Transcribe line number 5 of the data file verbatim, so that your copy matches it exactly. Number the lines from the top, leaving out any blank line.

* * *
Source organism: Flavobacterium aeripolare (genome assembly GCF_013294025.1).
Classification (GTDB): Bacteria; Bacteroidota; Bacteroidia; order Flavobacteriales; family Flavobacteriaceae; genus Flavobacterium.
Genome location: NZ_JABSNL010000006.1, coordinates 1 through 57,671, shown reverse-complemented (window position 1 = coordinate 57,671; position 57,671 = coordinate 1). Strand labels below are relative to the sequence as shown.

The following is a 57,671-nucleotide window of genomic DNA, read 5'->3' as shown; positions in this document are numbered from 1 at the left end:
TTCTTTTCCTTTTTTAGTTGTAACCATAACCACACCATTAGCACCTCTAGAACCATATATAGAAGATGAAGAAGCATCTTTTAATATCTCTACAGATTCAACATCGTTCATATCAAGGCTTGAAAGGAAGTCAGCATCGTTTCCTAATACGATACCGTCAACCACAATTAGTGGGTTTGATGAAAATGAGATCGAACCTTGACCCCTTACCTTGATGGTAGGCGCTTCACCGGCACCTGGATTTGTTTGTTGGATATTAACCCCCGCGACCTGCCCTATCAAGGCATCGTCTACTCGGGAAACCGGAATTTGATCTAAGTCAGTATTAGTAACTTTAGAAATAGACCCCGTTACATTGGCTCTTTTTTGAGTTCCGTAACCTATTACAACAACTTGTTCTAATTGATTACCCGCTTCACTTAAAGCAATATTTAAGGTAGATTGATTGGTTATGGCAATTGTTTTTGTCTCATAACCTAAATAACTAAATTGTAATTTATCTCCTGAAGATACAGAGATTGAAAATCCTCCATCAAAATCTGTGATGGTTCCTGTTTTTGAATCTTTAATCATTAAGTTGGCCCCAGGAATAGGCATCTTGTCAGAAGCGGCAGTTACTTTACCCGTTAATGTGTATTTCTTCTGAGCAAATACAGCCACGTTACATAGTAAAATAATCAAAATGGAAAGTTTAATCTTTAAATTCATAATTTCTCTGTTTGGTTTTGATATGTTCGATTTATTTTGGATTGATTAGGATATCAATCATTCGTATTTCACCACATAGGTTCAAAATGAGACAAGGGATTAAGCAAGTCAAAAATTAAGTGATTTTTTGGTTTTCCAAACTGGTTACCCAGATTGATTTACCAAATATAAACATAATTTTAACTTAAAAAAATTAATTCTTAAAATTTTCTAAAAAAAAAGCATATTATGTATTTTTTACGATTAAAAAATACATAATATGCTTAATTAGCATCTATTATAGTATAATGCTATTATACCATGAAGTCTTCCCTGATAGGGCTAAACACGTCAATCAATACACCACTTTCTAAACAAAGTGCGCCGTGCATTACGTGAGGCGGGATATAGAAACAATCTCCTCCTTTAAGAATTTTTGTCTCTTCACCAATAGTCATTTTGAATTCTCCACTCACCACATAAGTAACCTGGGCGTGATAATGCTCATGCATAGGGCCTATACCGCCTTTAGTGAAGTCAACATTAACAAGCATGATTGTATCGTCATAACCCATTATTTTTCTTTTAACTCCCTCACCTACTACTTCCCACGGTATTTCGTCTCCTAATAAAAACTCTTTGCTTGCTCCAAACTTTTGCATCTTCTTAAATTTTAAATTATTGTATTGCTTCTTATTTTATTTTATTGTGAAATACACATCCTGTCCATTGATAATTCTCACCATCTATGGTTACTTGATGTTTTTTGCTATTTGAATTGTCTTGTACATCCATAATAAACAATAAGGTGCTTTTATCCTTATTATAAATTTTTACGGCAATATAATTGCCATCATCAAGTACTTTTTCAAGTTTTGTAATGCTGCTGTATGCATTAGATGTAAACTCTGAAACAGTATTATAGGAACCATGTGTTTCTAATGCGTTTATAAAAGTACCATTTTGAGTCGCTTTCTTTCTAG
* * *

TTCTTTTCCTTTTTTAGTTGTAACCATAACCACACCATTAGCACCTCTAGAACCATATATAGAAGATGAAGAAGCATCTTTTAATATCTCTACAGATTCAACATCGTTCATATCAAGGCTTGAAAGGAAGTCAGCATCGTTTCCTAATACGATACCGTCAACCACAATTAGTGGGTTTGATGAAAATGAGATCGAACCTTGACCCCTTACCTTGATGGTAGGCGCTTCACCGGCACCTGGATTTGTTTGTTGGATATTAACCCCCGCGACCTGCCCTATCAAGGCATCGTCTACTCGGGAAACCGGAATTTGATCTAAGTCAGTATTAGTAACTTTAGAAATAGACCCCGTTACATTGGCTCTTTTTTGAGTTCCGTAACCTATTACAACAACTTGTTCTAATTGATTACCCGCTTCACTTAAAGCAATATTTAAGGTAGATTGATTGGTTATGGCAATTGTTTTTGTCTCATAACCTAAATAACTAAATTGTAATTTATCTCCTGAAGATACAGAGATTGAAAATCCTCCATCAAAATCTGTGATGGTTCCTGTTTTTGAATCTTTAATCATTAAGTTGGCCCCAGGAATAGGCATCTTGTCAGAAGCGGCAGTTACTTTACCCGTTAATGTGTATTTCTTCTGAGCAAATACAGCCACGTTACATAGTAAAATAATCAAAATGGAAAGTTTAATCTTTAAATTCATAATTTCTCTGTTTGGTTTTGATATGTTCGATTTATTTTGGATTGATTAGGATATCAATCATTCGTATTTCACCACATAGGTTCAAAATGAGACAAGGGATTAAGCAAGTCAAAAATTAAGTGATTTTTTGGTTTTCCAAACTGGTTACCCAGATTGATTTACCAAATATAAACATAATTTTAACTTAAAAAAATTAATTCTTAAAATTTTCTAAAAAAAAAGCATATTATGTATTTTTTACGATTAAAAAATACATAATATGCTTAATTAGCATCTATTATAGTATAATGCTATTATACCATGAAGTCTTCCCTGATAGGGCTAAACACGTCAATCAATACACCACTTTCTAAACAAAGTGCGCCGTGCATTACGTGAGGCGGGATATAGAAACAATCTCCTCCTTTAAGAATTTTTGTCTCTTCACCAATAGTCATTTTGAATTCTCCACTCACCACATAAGTAACCTGGGCGTGATAATGCTCATGCATAGGGCCTATACCGCCTTTAGTGAAGTCAACATTAACAAGCATGATTGTATCGTCATAACCCATTATTTTTCTTTTAACTCCCTCACCTACTACTTCCCACGGTATTTCGTCTCCTAATAAAAACTCTTTGCTTGCTCCAAACTTTTGCATCTTCTTAAATTTTAAATTATTGTATTGCTTCTTATTTTATTTTATTGTGAAATACACATCCTGTCCATTGATAATTCTCACCATCTATGGTTACTTGATGTTTTTTGCTATTTGAATTGTCTTGTACATCCATAATAAACAATAAGGTGCTTTTATCCTTATTATAAATTTTTACGGCAATATAATTGCCATCATCAAGTACTTTTTCAAGTTTTGTAATGCTGCTGTATGCATTAGATGTAAACTCTGAAACAGTATTATAGGAACCATGTGTTTCTAATGCGTTTATAAAAGTACCATTTTGAGTCGCTTTCTTTCTAG